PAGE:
The smallest of Virginia's Wildernesses, Thunder Ridge sits high on the northwestern slope of the Blue Ridge, separated from James River Face Wilderness by Petites Gap Road (gravel, FR #35). it is bordered on the south and east by the Blue Ridge Parkway. Elevations range from 1,320 feet on the northwest corner to 4,200 feet on Apple Orchard Mountain at the southern tip. Thunder Ridge dominates the center of the area, falling away sharply on the north slope and not as steeply on the south. The vegetation is primarily mixed upland and cove hardwoods.
This wilderness contains five miles of trail including about 3.5 miles of the Appalachian National Scenic Trail (A.T., FT #1). Trail information is available on National Geographic-Trails Illustrated Map #789 (Lexington-Blue Ridge Mts).
Thunder Ridge Wilderness is located in Bedford, Botetourt, and Rockbridge Counties, in west central Virginia. It is managed by the U.S. Forest Service as part of the Glenwood-Pedlar Ranger Districts of the George Washington & Jefferson National Forests.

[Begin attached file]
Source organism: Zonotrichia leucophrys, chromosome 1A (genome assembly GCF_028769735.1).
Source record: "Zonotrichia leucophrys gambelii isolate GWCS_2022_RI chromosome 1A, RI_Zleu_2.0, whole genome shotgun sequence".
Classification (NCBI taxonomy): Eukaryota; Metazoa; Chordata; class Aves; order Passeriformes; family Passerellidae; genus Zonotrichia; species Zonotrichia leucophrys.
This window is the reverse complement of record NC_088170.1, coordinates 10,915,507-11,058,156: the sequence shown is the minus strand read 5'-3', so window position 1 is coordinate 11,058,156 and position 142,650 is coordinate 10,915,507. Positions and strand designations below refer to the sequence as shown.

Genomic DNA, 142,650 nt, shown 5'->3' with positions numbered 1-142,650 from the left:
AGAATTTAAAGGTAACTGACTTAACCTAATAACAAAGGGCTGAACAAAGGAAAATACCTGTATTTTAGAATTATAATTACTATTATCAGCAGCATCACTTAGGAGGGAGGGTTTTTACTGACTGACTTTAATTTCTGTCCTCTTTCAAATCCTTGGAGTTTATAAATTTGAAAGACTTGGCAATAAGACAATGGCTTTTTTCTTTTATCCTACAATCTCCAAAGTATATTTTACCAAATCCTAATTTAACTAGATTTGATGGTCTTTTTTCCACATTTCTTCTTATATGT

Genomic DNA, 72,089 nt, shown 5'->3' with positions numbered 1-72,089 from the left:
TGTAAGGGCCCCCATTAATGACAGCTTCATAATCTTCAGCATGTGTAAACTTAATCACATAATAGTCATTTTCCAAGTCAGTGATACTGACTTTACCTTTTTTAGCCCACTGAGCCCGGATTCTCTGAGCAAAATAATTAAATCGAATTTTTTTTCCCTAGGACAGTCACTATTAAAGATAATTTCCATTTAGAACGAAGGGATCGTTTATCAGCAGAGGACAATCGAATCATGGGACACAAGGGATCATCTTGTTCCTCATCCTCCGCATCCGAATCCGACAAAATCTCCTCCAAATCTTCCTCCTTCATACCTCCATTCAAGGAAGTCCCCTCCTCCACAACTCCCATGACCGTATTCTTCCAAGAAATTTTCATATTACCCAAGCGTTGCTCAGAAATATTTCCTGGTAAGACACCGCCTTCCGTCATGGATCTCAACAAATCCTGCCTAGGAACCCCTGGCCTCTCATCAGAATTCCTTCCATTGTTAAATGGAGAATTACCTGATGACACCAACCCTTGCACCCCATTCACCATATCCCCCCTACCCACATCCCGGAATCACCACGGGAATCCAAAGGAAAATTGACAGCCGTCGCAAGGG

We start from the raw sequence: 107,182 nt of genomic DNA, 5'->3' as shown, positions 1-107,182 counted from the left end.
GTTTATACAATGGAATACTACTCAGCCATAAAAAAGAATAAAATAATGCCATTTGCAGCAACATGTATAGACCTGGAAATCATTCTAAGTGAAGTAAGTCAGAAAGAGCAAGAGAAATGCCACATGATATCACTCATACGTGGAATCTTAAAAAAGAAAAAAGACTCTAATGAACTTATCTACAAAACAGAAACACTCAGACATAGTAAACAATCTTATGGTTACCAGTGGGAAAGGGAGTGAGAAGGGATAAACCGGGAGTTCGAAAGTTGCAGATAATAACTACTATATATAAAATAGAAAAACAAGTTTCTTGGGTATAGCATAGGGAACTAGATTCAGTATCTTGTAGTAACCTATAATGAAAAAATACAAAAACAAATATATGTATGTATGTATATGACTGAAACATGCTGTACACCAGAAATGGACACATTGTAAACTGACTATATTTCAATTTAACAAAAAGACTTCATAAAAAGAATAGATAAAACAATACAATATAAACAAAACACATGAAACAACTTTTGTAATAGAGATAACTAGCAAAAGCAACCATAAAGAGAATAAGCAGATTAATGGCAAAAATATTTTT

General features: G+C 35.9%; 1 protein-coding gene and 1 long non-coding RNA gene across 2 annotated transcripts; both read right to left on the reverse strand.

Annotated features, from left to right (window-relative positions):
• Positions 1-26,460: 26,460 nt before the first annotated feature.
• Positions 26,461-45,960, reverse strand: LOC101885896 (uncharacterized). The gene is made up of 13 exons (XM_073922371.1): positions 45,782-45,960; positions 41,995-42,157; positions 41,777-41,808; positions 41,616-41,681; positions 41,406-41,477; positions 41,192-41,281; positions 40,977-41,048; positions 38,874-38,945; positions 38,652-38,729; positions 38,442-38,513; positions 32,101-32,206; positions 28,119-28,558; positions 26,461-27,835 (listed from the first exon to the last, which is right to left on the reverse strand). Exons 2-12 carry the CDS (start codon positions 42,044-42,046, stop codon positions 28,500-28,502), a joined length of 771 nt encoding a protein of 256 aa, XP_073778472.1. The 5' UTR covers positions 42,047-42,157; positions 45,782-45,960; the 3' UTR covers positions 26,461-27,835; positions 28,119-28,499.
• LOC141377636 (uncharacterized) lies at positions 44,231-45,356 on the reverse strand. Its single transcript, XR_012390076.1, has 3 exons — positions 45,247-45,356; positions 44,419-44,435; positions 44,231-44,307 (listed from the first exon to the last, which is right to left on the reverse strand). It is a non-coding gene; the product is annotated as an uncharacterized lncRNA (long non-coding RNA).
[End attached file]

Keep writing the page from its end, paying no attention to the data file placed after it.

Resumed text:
Leave No Trace
How to follow the seven standard Leave No Trace principles differs in different parts of the country (desert vs. Rocky Mountains). Click on any of the principles listed below to learn more about how they apply in the Thunder Ridge Wilderness.
Digital and paper maps are critical tools for wilderness visitors. Online maps can help you plan and prepare for your visit ahead of time. You can also carry digital maps with you on your GPS unit or other handheld GPS device. Having a paper map with you in the backcountry, as well as solid orienteering skills, however, ensures that you can still route-find in the event that your electronic device fails.
Motorized equipment and equipment used for mechanical transport is generally prohibited in all wilderness areas.
This includes the use of motor vehicles, motorboats, motorized equipment, bicycles, hang gliders, wagons, carts, portage wheels, and the landing of aircraft including helicopters.